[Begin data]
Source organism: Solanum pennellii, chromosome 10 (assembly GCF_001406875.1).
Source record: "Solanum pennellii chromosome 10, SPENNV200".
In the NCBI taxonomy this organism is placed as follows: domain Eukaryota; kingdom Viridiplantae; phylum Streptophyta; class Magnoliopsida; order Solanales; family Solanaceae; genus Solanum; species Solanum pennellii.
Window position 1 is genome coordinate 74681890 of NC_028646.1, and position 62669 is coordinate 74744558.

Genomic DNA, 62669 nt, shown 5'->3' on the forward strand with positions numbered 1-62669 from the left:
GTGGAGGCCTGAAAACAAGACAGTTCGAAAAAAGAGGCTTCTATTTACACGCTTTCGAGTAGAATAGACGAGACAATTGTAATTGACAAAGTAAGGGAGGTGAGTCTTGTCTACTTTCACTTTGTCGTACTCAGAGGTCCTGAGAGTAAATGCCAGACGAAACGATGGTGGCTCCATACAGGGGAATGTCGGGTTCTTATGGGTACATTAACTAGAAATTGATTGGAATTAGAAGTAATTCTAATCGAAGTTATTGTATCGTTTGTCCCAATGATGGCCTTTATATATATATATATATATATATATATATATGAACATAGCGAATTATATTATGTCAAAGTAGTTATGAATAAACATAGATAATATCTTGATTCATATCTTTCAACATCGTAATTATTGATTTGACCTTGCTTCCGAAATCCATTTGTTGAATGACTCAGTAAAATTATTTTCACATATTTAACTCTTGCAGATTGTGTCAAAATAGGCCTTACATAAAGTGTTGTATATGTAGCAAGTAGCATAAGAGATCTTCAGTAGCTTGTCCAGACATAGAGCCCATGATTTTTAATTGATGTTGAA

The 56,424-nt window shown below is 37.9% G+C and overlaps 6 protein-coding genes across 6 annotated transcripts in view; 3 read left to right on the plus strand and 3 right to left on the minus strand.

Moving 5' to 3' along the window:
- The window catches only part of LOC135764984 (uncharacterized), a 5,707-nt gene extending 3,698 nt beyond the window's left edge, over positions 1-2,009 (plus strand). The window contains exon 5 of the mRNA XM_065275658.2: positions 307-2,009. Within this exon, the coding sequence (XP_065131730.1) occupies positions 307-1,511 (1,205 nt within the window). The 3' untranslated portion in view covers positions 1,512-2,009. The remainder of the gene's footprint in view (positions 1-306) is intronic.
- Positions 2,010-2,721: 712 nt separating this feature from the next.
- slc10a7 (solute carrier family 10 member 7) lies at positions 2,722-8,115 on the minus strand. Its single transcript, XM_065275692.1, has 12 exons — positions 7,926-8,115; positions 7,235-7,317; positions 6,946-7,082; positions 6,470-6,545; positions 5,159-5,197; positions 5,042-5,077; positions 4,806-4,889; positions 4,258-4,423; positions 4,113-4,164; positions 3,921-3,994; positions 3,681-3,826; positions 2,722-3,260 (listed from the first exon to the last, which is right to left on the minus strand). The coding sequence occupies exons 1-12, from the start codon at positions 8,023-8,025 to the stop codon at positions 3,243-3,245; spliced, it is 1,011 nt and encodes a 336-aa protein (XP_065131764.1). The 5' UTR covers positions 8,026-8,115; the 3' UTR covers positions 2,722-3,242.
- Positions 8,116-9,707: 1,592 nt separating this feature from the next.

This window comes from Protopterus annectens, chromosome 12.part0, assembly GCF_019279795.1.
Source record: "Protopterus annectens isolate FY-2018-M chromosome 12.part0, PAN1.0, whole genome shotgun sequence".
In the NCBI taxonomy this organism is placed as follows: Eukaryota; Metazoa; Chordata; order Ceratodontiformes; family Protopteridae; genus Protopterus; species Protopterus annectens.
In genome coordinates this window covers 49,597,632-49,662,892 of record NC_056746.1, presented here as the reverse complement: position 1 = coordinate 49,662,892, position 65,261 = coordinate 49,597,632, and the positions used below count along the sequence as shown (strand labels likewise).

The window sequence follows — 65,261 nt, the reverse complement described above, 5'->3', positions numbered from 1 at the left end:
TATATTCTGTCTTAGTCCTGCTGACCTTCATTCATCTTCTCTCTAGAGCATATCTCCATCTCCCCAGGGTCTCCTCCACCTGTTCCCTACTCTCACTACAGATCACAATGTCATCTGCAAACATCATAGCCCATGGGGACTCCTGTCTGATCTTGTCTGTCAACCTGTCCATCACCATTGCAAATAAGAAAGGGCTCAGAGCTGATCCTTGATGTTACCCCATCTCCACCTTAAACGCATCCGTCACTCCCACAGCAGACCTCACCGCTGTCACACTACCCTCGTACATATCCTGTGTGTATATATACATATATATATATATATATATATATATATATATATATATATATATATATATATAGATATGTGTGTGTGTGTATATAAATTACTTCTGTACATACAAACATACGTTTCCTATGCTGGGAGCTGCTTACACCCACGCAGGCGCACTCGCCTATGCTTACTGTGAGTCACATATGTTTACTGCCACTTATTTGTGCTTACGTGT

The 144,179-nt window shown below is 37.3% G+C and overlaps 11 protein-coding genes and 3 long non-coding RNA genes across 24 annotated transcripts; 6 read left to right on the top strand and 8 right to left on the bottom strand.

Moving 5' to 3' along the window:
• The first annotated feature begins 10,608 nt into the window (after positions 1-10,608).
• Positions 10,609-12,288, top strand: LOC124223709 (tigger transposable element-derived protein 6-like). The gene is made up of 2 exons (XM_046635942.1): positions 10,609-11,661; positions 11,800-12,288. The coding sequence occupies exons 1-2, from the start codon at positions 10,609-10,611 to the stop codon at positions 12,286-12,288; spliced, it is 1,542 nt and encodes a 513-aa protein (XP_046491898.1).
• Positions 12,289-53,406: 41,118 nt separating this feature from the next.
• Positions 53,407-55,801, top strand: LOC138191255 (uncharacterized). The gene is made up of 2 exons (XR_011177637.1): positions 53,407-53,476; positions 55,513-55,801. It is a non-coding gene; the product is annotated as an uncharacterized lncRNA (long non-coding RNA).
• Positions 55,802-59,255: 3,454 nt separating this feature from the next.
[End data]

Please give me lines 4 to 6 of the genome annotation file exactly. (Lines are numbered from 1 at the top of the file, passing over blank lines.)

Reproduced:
Window position 1 is genome coordinate 74681890 of NC_028646.1, and position 62669 is coordinate 74744558.

Genomic DNA, 62669 nt, shown 5'->3' on the forward strand with positions numbered 1-62669 from the left:
GTGGAGGCCTGAAAACAAGACAGTTCGAAAAAAGAGGCTTCTATTTACACGCTTTCGAGTAGAATAGACGAGACAATTGTAATTGACAAAGTAAGGGAGGTGAGTCTTGTCTACTTTCACTTTGTCGTACTCAGAGGTCCTGAGAGTAAATGCCAGACGAAACGATGGTGGCTCCATACAGGGGAATGTCGGGTTCTTATGGGTACATTAACTAGAAATTGATTGGAATTAGAAGTAATTCTAATCGAAGTTATTGTATCGTTTGTCCCAATGATGGCCTTTATATATATATATATATATATATATATATATGAACATAGCGAATTATATTATGTCAAAGTAGTTATGAATAAACATAGATAATATCTTGATTCATATCTTTCAACATCGTAATTATTGATTTGACCTTGCTTCCGAAATCCATTTGTTGAATGACTCAGTAAAATTATTTTCACATATTTAACTCTTGCAGATTGTGTCAAAATAGGCCTTACATAAAGTGTTGTATATGTAGCAAGTAGCATAAGAGATCTTCAGTAGCTTGTCCAGACATAGAGCCCATGATTTTTAATTGATGTTGAA